Hermès commission Anita Porchet to create a series of enamel dials inspired by a silk scarf, resulting in the Cape Cod Rocabar quartet. Executed in cloisonné and paillonné enamel, each dial is exquisitely made.
For the most recent edition of its métiers d’art timepieces, the Cape Cod Rocabar, Hermès turned to none other than Anita Porchet, one of the most accomplished enamellists in Switzerland. Her work here draws on the motif from the Hermès “rocabar” scarf, which depicts stylised horses on a geometric background. Created using the cloisonné and paillonné enamel techniques, the “rocabar” dials appear simplistic at first glance, but they reveal a remarkable level of detail and craftsmanship upon closer examination.
|Notice the tiny “AP”, for “Anita Porchet”, in the lower right corner of the dial|
Each horse is formed from fine gold wires, the intricacy of which can only be appreciated with magnification.
The colours are vivid, rich and nuanced up close. And the enamelling is near perfect – which is as good as it gets since by definition enamel cannot be flawless – with a glassy, smooth surface. These are truly great enamel dials.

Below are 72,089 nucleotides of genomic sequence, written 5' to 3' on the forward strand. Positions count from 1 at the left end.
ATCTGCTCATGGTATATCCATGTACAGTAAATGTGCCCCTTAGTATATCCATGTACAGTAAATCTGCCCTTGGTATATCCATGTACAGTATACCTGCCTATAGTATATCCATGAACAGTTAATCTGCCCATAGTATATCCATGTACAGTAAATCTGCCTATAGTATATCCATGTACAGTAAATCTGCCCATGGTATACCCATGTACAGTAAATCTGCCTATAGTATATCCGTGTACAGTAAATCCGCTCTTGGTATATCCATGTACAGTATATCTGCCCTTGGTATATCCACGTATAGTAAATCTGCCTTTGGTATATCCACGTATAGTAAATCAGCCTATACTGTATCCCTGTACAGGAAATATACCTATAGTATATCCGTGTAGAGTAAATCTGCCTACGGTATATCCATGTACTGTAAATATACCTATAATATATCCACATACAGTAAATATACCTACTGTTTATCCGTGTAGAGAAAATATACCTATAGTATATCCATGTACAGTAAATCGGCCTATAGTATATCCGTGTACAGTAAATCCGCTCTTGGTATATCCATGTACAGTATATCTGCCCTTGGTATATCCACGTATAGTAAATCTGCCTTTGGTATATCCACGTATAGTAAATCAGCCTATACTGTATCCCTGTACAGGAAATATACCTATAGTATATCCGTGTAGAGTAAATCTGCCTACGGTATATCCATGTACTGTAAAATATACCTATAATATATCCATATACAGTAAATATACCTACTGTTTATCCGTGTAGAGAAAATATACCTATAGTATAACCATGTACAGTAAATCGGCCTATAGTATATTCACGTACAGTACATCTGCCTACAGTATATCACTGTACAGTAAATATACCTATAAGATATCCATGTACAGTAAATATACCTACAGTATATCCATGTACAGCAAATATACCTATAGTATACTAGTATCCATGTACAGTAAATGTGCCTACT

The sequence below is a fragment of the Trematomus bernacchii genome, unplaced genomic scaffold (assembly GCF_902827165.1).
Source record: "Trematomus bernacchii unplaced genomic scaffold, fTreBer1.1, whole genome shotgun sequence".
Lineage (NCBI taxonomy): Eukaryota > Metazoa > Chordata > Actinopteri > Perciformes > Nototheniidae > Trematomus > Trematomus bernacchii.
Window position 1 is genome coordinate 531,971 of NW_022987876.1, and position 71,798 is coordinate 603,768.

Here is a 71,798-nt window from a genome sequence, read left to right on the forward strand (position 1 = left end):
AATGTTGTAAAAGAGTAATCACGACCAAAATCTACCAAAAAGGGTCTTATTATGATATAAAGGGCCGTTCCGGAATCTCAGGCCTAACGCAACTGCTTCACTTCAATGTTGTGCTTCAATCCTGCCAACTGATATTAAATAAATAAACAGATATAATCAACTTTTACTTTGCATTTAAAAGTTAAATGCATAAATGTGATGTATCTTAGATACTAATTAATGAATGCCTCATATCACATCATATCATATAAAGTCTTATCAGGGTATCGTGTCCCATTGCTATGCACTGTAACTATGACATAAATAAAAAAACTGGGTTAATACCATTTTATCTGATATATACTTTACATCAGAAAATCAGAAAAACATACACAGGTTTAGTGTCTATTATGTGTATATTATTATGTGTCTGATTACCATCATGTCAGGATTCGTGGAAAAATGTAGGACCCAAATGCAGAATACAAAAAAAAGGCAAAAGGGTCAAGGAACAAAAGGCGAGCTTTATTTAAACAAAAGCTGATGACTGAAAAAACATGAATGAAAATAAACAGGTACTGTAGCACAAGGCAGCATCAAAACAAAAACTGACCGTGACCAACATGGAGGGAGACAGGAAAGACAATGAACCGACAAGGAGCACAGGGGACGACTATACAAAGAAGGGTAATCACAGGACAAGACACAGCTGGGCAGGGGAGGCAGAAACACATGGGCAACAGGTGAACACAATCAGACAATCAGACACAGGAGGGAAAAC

Made of white gold, the case is the Cape Cod TGM, the very largest size of this case, measuring 36.5 mm by 35.4 mm. Inside is the H1928 automatic movement made by Vaucher for Hermès. The Cape Cod Rocabar is made in a series of four colours: orange, yellow, blue and brown. Each is limited to six pieces, with the total number of 24 a reference to the Hermès store at 24 Rue du Faubourg Saint-Honoré in Paris. The price is S$162,000 (~US$127,000), including 7% tax. We recently covered the Vacheron Constantin Métiers d’Art Florilège, which also have cloisonné enamel dials made by Ms Porchet. They are equally finely crafted, but radically different in style and form, illustrating the versatility of Ms Porchet’s talent. Photos of the yellow Cape Cod Rocabar follow below. – SJX
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